Investor Ray Wilson looking to rejuvenate Shamrock Rovers on and off the pitch
Sydney-based businessman says first team won’t be sacrificed as developments begin
Shamrock Rovers were beaten 5-0 by Cork City in the FA Cup quarter-finals, but investment into the club is forthcoming. Photograph: Inpho
Ray Wilson is quick to admit that the timing of his latest visit home has been a little unfortunate. Five days after Shamrock Rovers’ FAI Cup humiliation at the hands of Cork City, the Sydney based businessman who is investing a significant part of his personal wealth in a plan he, and everyone else at the club, hopes will transform its long term fortunes, still seems a little bit shocked by the scale of the defeat.
The Dublin born accountant, though, is a lifer whose love for the club or faith in its future could not be shaken for a moment by a single defeat. Of slightly more concern was the fact that his friend and fellow investor, Australian banker Seumas Dawes, was seeing them play for the very first time.
“I made sure that before we left the stadium, we signed the investment agreement in the boardroom,” Wilson says with a laugh. “I wasn’t letting him leave the stadium without getting his signature.
“But look,” he adds, more seriously, “we both believe in this. Seumas is fully briefed on all aspects of the strategy. I think we’re both committed to making it work. I’m not going to stop until it is successful.”
“It” is a €1.5 million investment, in the form of an interest free loan, that will be used to dramatically upgrade the football facilities at Cement Roadstone’s Sports and Social Club at Kingswood, a few minutes’ drive from the club’s Tallaght stadium and so provide the basis for a “more sustainable” future.
With work on a full size artificial pitch and improved grass pitches set to get under way in the coming weeks and a third stand expected to be built in Tallaght next year, the club’s infrastructure is, partly due to the support of Roadstone and South Dublin County Council, on course to be the best in the country, at least until Dundalk get around to spending some of their new found wealth. As Friday’s game only served to highlight, though, the first team is nowhere close to where the club’s fans feel entitled to expect and Wilson, whose many meetings this week included one at what will be the Rovers academy to brief them, insists that that too is high on the agenda for the reformed board.
“I know the fans are impatient,” he says. “They demand and expect success for the first team. We all understand that. Nobody hurts more than myself. Obviously we’re in a disappointing position sitting here today but I think the real message is what we want to do, what we are doing.
“We want to dominate. Now that might sound fanciful when we’ve just been humiliated 5-0 but what we are trying to build with a proper football department - and it’s not an academy and a first team - it’s an integrated cohesive platform - is something that can allow us to do what the Rosenborgs and PSV and Benficas have done in other countries. In fairness to the FAI, having the under-19, under-17 and soon the under-15 competition, has given us the opportunity to revolutionise Irish football. And that’s what we’re doing.
“We have a fantastic set up bit what we are building will take a little bit of time and in the meantime we know that we have to be competitive with the first team and we will be addressing that for 2017, absolutely. We are not ignoring that. The board is working its arse off to make available what we need to make available for next season. We are not willing to forego the first team for five years. The money that Seumas and I are putting in, that’s additional money for the development of facilities.”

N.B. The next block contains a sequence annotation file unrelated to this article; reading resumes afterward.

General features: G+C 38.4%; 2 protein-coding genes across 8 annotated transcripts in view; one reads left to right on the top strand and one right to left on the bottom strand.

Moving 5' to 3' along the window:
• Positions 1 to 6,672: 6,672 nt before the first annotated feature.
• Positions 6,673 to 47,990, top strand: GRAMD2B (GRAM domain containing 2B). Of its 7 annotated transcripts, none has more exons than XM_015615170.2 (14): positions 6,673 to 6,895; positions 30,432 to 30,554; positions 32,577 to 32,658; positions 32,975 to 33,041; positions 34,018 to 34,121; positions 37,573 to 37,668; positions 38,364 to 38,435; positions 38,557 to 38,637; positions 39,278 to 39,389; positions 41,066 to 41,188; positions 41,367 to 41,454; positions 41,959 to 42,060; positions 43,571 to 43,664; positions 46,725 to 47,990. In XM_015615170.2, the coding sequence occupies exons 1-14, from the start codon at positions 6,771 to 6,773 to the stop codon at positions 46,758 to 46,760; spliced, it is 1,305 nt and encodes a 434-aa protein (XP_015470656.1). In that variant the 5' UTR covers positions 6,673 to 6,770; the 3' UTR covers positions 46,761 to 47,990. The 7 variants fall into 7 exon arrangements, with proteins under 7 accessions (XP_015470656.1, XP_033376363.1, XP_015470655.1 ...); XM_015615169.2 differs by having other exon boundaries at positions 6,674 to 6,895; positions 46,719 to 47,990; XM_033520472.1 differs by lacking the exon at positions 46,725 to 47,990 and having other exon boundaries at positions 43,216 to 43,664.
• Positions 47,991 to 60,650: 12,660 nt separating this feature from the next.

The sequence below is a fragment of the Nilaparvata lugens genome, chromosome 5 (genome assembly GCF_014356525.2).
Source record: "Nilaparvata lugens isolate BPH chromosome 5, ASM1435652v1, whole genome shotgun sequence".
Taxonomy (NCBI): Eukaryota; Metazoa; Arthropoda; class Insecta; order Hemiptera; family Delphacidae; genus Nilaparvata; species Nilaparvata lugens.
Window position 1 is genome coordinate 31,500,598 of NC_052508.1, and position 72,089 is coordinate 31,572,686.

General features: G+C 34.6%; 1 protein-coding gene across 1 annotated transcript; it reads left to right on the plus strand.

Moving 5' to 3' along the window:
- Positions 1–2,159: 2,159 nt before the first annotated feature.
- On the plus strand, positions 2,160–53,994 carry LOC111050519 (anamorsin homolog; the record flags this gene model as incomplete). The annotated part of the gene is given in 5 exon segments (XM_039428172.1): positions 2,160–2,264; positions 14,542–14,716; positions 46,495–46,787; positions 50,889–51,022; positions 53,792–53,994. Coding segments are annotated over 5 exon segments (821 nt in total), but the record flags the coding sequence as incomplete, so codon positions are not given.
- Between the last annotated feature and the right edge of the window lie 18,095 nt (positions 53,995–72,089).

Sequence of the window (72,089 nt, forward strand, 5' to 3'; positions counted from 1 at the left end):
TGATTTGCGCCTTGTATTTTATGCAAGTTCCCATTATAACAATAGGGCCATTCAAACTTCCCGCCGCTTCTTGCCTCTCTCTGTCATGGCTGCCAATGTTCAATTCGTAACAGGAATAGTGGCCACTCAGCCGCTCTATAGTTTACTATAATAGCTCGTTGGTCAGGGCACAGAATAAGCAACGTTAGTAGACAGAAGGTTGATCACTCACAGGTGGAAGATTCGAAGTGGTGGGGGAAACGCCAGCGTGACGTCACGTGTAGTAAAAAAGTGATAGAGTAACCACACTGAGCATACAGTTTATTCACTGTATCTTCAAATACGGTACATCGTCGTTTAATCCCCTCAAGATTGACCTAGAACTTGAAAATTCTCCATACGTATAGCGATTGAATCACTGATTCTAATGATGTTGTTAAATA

This latest 10 day trip home - he left in 1985 to work as an accountant but is now one of the key figures in a business, the Plenary Group, that provides finance for major public infrastructure projects there and in Canada with the total values of projects involved approaching €40 billion - has been packed with meetings, three, four, five a day, he says, aimed at progressing the development at Roadstone and other aspects of the club’s work.
Amongst them was one with John Delaney who, he insists, clearly suggested that he recognised the importance of projects like this both to the league and the wider game here.
Wilson declines to comment on the dissatisfaction that other clubs have expressed with the FAI but says: “I met John last week and I do get a sense that the tide is turning there. I get a sense that they (the association) are focusing much more on trying to support the League of Ireland. I think the penny has dropped. John said it last week; that the days of the young player, 14 or 15 year-olds, heading over to top English clubs and successfully carving out a career for themselves, are over.
Players like the Colemans, McCleans, Hoolahans, they are the product of this league and so I think the FAI realises that if we want to be competitive at Euros and World cups, to qualify for these tournaments and do well at them, we have to do something different. I’m hopeful that as finances seem to be improving at the FAI that they’ll see the sense and invest a lot of that domestically. And the league is the place to invest it. Dundalk and Cork have proven that.”
Dundalk, he hopes will do well in the Europa League and spend the money it earns them well even if, he admits that the scale of their windfall worries him. Cork are his more immediate concern, though, as he’ll be taking in Rovers’ league game there before heading back home.
It will, he says, be a test of character for Stephen Bradley’s young team after last weekend’s cup defeat but regardless of what happens this Friday, Rovers’ future, he absolutely insists, looks brighter than it has for quite some time.